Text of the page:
Kickapoo Traditional Tribe of Texas First Native American Tribe to Achieve Texas School Ready! Certification
Source Newsroom: University of Texas Health Science Center at Houston
Newswise — It is a crisp morning in mid-December and a chilly wind blows over the desolate West Texas/Mexico borderlands, a few miles from Eagle Pass and a two-hour drive from San Antonio.
Inside a meeting room on the Kickapoo Traditional Tribe of Texas (KTTT) reservation, a warm welcome awaits John Gasko, Ph.D., and his colleagues from The University of Texas Health Science Center at Houston's Children's Learning Institute. The Houston contingent joins state lawmakers, superintendents, school board members, mayors from neighboring towns, educators, parents, children and a large contingent of tribal administrators and members, including Chairman of the Tribal Council Juan Garza, Jr.
All have come to honor the first Native American school to earn Texas School Ready! (TSR) Project certification, and according to the Tribal Council, this is the first time in history that a tribal-based early childhood center has achieved certification of any kind.
Among tribal parents attending the celebration is Cindy Salazar, whose 3-year-old son Larenz is a student in the Head Start classroom being certified. "Frankly, I've been surprised at everything he had learned in the new program - his colors, the alphabet - and I especially like the fact that this program also teaches our language and our traditions," Salazar said.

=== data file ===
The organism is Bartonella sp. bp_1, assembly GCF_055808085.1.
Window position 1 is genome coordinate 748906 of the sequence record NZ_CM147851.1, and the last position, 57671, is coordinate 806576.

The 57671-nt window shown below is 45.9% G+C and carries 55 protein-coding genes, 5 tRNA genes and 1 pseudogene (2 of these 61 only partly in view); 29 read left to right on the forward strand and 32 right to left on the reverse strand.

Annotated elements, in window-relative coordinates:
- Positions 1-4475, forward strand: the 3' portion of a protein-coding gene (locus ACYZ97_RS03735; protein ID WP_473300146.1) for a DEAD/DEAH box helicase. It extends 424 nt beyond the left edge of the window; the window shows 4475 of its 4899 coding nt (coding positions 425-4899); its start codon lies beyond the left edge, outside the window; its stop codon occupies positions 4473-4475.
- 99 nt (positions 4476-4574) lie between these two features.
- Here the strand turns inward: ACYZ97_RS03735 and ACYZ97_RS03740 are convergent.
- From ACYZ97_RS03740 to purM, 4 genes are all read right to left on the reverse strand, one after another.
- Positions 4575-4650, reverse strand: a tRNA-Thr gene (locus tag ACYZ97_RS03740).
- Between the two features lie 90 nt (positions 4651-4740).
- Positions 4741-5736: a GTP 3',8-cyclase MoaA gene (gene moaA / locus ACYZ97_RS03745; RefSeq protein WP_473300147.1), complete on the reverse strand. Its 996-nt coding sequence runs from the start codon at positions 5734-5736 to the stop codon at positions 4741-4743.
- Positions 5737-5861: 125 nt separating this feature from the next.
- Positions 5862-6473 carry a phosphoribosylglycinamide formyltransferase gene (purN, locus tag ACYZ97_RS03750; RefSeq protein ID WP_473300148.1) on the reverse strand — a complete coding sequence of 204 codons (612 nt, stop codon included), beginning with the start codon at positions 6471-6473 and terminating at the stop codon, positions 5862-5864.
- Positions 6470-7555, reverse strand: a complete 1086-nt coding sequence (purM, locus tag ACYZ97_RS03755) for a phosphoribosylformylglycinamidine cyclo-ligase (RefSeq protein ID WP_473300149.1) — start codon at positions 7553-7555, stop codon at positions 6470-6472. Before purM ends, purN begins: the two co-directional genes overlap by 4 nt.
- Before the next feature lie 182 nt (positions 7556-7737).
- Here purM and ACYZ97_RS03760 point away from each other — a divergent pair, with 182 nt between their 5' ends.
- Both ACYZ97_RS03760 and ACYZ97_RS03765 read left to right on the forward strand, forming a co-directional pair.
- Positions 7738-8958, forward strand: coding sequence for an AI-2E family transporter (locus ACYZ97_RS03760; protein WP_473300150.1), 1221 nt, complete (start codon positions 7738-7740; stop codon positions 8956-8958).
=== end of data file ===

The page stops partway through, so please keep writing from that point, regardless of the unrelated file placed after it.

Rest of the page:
Marco Gloria, KTTT's Head Start director, said the drop-out rate among Kickapoo students has, historically, been as high as 96 percent. "When we initiated the Texas School Ready! Project, we immediately saw it was much more advanced and focused on core subjects that are vital to success in the classroom," Gloria explained. "We're now seeing how well our Kickapoo children are being prepared for their future journey while maintaining their language and traditions."
Margie Salazar, tribal registrar and one of the signers of the tribe's constitution, is also in the audience for the celebration and sees the Texas School Ready! Project certification of the tribe's Head Start classroom as an important step for her tribe.
"When I was a teenager, school wasn't a priority," Margie Salazar remembered. "Now I'm seeing younger parents getting really involved in their kids' education. When our children are better prepared in the Head Start classroom, it means they won't have as much difficulty and they'll be able to keep up with their class, whatever grade they're in."
Linking best practices with student outcomes, the Texas School Ready! Project recently completed its third round of certifications and now recognizes 2,100 classrooms statewide.
"The program here is unique because it honors the Kickapoo language and traditions while, at the same time, creating a rich learning environment through teacher resources, mentoring and research-based best practices," said Gasko, who serves as director of statewide initiatives for the Children's Learning Institute. "The goal of the Texas School Ready! Project, one of the largest pre-kindergarten education programs in the state, is to make sure every child is equipped to learn and able to excel throughout their educational experience...and we hope to offer this program to other Native American tribes."
Gasko added, "The real success lies with the people who commit themselves daily to work with the children and their families - passionate people who have allowed the success of this program to grow."
One of those individuals is Maria Ortiz, Texas School Ready! Project coordinator. "We were looking for classrooms to be part of the Texas School Ready! Project grant," she recalled. "When we spoke to the tribal administrators, they immediately wanted to be part of the program."